BY JANET McAFEE
On September 20, the crowd outside the Humane Society of the Desert in N. Palm Springs cheered when two Rescue Express buses pulled into their driveway. On board were 110 dogs and 35 cats, all from the public shelter in Ruston, Louisiana. These animals, already in the shelter prior to the Hurricane, were transported out to make room for the massive number of animals rendered homeless by this disaster. Each grateful dog happily wagged his tail as it exited a bus, sensing they were now safe and better things were ahead. Each one was welcomed as a hero survivor.
Tragic Hurricane news stories circulated about some dogs left behind tied to trees, helpless to escape the rising waters. National organizations such as Best Friends participated on the ground in the rescue of frightened animals, some inside homes struggling in rising waters with others found wandering on higher ground. With homes destroyed, more animals “flooded” local shelters creating an emergency situation. With no space left in animal or human shelters, moving animals to other areas became necessary.
Thirty-three dogs on this Rescue Express venture remained in the Coachella Valley. Sixteen dogs went to the Humane Society of the Desert, a private 9-acre facility in North Palm Springs, www.orphanpet.com (760)329-0203. Animal Samaritans was on site and took custody of six dogs, www.animalsamaritans.org (760) 343-3477. Others went to Living Free in Idyllwild, www.living-free.org (951)659-4687. The Palm Springs Animal Shelter provided shelter for the remaining dogs at www.psanimalshelter.org (760) 416-5718. More dogs and the cats continued on to safety in San Diego.
Veterinarian Dr. Rachel Reedy from the Animal Hospital of Desert Hot Springs was on hand to examine the new arrivals. All the dogs will receive excellent vet care, vaccinations, and of course spay & neutering. Shelter dogs often receive little or no prior vet care, and some will need surgeries and extensive treatment for various conditions.
Malinda Bustos, President of the Humane Society of the Desert, who coordinated much of this effort states, “It was an amazing day in collaboration with several other animal organizations in the Coachella Valley to provide safety for these special dogs. Sixteen are currently residing at the Humane Society of the Desert. It has been a heartwarming experience to see these dogs flourish in their new environment. All now await their forever home.”
Pictured here is Woody, a Mountain Cur dog. Woody is an amazing dog who survived 6 months in the Louisiana woods after being abandoned. Captured by animal control, Woody ended up at the shelter where no one adopted him. Woody’s back luck ended when he was selected for Rescue Express and a new life in California. This boy now waits for a wonderful home at the Humane Society of the Desert. He is so grateful for this second chance, the good meals, and the human attention he receives. To volunteer at the Humane Society call (760) 329-0203.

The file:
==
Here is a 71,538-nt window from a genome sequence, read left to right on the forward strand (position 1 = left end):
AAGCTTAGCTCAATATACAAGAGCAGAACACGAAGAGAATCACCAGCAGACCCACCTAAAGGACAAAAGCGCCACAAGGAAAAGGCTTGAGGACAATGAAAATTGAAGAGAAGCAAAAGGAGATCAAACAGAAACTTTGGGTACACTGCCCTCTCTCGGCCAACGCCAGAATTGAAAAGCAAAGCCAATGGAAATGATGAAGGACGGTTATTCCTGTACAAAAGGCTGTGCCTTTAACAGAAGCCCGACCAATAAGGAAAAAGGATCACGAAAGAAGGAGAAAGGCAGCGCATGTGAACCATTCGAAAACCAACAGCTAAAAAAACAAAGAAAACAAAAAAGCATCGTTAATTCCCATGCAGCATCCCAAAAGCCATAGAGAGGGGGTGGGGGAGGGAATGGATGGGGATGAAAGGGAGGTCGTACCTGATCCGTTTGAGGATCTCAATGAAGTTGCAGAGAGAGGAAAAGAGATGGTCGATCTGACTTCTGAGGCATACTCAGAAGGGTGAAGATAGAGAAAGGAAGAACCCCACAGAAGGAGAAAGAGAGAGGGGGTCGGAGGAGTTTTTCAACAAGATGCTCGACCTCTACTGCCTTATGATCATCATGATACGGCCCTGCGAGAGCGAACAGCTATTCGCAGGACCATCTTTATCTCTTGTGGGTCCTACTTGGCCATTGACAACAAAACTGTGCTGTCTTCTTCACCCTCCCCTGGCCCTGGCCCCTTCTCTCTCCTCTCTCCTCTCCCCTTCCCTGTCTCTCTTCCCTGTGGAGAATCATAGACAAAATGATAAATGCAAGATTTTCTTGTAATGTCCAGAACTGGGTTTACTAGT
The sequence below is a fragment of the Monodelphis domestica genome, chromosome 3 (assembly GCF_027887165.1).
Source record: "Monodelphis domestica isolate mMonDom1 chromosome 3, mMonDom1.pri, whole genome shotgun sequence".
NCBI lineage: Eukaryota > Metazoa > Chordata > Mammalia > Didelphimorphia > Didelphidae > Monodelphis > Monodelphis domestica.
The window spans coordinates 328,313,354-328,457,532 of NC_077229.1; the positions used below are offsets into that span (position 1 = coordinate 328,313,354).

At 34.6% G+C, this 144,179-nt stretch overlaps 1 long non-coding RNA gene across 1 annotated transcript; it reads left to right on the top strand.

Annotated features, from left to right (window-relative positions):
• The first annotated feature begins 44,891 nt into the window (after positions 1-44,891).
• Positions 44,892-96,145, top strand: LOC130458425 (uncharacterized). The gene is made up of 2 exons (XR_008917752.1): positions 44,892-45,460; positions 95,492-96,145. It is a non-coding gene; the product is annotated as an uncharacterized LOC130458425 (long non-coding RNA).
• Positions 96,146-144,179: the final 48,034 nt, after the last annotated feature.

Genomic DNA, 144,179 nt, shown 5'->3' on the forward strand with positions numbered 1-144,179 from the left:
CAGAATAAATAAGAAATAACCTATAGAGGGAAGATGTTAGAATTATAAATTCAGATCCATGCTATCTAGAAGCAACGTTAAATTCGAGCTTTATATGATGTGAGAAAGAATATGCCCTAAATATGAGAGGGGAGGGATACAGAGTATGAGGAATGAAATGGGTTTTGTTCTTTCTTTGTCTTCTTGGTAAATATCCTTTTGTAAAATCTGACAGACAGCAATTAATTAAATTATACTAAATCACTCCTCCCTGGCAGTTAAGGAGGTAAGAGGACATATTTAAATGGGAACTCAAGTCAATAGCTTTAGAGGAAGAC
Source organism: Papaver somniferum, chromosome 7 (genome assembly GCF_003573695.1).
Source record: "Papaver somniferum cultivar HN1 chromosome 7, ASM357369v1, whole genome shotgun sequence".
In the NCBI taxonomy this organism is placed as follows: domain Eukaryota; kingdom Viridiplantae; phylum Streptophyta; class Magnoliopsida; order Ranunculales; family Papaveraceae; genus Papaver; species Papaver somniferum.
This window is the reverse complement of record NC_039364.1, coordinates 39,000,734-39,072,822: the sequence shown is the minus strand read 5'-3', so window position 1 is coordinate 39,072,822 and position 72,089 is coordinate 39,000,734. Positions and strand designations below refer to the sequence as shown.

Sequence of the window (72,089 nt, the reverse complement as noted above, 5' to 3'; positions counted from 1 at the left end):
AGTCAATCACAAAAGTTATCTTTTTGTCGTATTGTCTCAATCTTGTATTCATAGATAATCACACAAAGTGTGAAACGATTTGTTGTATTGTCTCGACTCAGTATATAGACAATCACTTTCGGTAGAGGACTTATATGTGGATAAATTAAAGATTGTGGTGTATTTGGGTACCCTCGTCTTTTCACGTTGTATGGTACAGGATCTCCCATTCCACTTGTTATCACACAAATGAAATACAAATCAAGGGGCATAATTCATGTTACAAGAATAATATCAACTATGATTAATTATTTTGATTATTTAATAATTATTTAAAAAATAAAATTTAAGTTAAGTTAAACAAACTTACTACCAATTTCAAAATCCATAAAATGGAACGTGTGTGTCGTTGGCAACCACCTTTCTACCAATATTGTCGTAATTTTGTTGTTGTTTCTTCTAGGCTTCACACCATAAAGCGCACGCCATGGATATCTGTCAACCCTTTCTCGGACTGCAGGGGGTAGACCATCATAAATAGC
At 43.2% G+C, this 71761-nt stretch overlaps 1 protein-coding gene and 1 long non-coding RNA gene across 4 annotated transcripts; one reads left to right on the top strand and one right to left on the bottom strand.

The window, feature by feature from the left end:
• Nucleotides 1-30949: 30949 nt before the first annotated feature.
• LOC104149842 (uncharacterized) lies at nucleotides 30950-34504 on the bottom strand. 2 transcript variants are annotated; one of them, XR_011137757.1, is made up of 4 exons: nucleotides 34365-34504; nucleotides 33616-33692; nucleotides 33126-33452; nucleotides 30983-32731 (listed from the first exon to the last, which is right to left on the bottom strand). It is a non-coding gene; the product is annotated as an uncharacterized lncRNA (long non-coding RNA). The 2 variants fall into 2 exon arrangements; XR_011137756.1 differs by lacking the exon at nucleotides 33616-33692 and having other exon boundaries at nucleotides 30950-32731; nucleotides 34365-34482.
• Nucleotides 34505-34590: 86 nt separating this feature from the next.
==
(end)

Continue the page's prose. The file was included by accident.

Loving All Animals (www.lovingallanimals.org) has partnered with the Humane Society of the Desert to provide supplies and adoption assistance. They created a designated donation account to generate funds for the extensive care these 33 shelter animals require, including vetting. To donate to this fund, go to www.lovingallanimals.org (760-834-7000) and designate the reason for your donation “Hurricane animals”. You also have the option of donating directly to any of the wonderful nonprofit organizations involved.
Supplies are also needed, and may be dropped off at Loving All Animals in Palm Desert or the Humane Society of the Desert in North Palm Springs. Items needed include Karonda beds, large dog jackets, dog shampoo, gallon size bleach, large fleece blankets, dog treats (none from China!), medium and heavy 100-ft garden hoses, and medium and large size dog harnesses.
Michael Russell, Executive Director of Loving All Animals, explains the importance of helping these animals, “Our community is working together for the good of all animals. One day we might have a 9.0 earthquake in the Coachella Valley. If that happens, we will need other communities to come forward and provide housing and care for our animals.”
Let’s pull together Coachella Valley and take care of these innocent 4-legged Hurricane victims. The media attention of the Hurricane animals brings in new “rescue warriors,” new resources, and new programs. Animal advocate and news anchor Bianca Rae coordinated news coverage. Once this crisis subsides, local animal welfare organizations will be reinforced with more volunteers and public awareness to reach our goal of making the Coachella Valley a No-Kill region. Our ultimate goal: Save Them All!